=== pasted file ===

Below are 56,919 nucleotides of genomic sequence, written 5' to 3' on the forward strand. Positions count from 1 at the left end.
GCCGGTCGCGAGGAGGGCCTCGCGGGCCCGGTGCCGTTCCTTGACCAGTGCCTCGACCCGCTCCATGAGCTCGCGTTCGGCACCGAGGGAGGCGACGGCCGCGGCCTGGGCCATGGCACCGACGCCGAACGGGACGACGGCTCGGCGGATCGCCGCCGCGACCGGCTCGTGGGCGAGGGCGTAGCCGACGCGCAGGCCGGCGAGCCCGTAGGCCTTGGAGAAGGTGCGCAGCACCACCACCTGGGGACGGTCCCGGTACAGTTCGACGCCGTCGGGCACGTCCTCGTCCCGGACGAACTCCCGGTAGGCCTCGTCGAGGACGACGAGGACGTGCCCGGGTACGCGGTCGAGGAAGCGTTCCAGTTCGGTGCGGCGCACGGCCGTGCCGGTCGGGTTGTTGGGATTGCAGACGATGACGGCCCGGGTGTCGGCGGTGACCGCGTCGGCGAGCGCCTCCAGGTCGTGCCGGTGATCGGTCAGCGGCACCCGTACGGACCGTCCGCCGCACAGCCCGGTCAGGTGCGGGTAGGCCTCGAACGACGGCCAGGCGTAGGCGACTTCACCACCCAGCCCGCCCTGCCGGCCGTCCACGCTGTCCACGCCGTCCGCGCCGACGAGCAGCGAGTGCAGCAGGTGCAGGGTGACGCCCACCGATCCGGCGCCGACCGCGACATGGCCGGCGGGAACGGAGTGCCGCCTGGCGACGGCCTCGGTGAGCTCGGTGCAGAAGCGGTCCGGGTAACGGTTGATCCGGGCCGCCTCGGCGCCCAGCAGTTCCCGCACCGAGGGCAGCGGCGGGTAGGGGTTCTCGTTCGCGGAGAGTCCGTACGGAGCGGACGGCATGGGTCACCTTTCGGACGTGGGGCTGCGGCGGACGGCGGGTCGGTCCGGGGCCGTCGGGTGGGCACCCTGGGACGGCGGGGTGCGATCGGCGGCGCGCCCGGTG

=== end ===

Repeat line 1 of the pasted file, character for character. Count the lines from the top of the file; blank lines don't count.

Below are 56,919 nucleotides of genomic sequence, written 5' to 3' on the forward strand. Positions count from 1 at the left end.